Around this time last year, when my son Owen was in grade 3, his class had a field trip scheduled to go to the Fort Langley National Historic Site. They were asking for parent volunteers for this day long field trip.
Owen: Mommy can you volunteer for the field trip?
Me: No sorry. I have to work that day.
Owen: Please Mommy?
Me: Owee (my nickname for him), there are other mommies and daddies who don’t have to work that day who can volunteer for the field trip.
Owen: But you haven’t even volunteered for one field trip since kindergarten!
That hit me like a ton of bricks. He was right. I hadn’t. I hadn’t even volunteered for any of my daughter’s (she is 2 years younger) field trips. I volunteer for one PAC event – a fundraising jog around the school block in May – each year, only because one of my friends organizes the event. I go to the Winter concert, Sports Day and the occasional assembly. I usually try to meet with my kids’ teachers once in the spring to get an update on how things are going because they never in general ask to talk to me.
I thought that would be enough. It wasn’t. Aside from the kids we normally have play dates with, I didn’t really know the kids in the class and I didn’t have a relationship with my kids’ teachers that was more than just Hello, how are you?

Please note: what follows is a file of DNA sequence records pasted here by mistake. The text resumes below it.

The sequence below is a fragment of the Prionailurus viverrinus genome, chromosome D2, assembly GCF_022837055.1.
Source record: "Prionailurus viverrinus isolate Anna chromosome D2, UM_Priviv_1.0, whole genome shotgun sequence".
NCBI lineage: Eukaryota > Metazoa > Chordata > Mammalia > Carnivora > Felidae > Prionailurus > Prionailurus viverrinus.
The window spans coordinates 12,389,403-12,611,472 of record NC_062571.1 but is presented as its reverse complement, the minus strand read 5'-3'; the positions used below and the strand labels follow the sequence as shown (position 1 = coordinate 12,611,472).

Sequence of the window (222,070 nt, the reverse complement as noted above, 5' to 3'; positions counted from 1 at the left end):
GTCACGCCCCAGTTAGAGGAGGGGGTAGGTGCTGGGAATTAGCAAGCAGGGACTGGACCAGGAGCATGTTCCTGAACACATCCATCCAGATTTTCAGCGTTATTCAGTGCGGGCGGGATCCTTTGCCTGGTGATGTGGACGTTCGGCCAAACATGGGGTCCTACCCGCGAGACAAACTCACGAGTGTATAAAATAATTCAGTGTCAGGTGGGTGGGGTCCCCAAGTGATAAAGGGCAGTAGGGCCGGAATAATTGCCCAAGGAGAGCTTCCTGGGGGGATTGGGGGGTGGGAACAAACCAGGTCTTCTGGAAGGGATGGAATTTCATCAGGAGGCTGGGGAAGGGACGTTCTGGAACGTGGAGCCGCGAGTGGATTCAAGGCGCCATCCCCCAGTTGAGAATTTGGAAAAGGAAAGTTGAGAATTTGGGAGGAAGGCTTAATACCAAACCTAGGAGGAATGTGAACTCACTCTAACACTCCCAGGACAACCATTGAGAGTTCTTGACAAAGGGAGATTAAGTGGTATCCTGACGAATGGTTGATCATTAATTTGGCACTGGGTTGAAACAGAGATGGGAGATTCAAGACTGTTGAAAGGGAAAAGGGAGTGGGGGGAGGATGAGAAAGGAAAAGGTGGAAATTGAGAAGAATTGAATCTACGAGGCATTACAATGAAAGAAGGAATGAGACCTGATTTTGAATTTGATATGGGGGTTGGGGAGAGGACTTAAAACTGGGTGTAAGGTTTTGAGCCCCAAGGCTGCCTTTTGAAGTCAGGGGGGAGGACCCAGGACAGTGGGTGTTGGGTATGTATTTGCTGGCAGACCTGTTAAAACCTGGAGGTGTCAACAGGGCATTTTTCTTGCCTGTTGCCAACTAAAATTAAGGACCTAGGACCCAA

I felt an enormous amount of guilt. Guilt is something that I’ve felt on and off pretty much since they were born and especially when I went back to work after my mat leave. It’s something that I’ve talked to other working moms about. You feel guilt because you can’t be as present for your kids as a stay at home mom can, and you feel guilt towards your work because your time is limited and you feel you aren’t as good as you were before.
But I didn’t realize just how much my kids appreciate my being present. Even though I’m not directly interacting with them throughout the times that I do volunteer, they remember that I was there and appreciate it. They remember that they ran by me as I volunteered to watch for traffic during the fundraising jog. They remember that I cheered them on when they were doing a hula hoop bean bag relay during Sports Day.
I took the day off work to go to that Fort Langley field trip last year. And this past December, I took a day off work to volunteer for his field trip at the Brittania Mine Museum on the Sea to Sky Highway, which was incredibly fun and educational. At the end of the day, does taking the extra couple of days off a year impact my work? It seems like it does at the time, but at the end of the day, no. I want to be the best I can be at my job and I can say confidently that I am good at what I do but I’ve always said that I want to work to live, not live to work. I know my kids are proud of what I’ve accomplished at SIGnature Recruiting but they love it when I pick them up from school or take a day off for them.
The best part about volunteering for the field trip, even though Owen honestly was hanging out with his own buddies most of the day, was that we can now tell each other “remember when” stories about that day and laugh and reminisce. “Remember when” stories are the best kind of stories.
The “Little Truck” at the Brittania Mine Museum that you see on the Sea to Sky Highway.
Owen, one of his buddies, and I about to enter the mine.
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Written by: Rachel Shen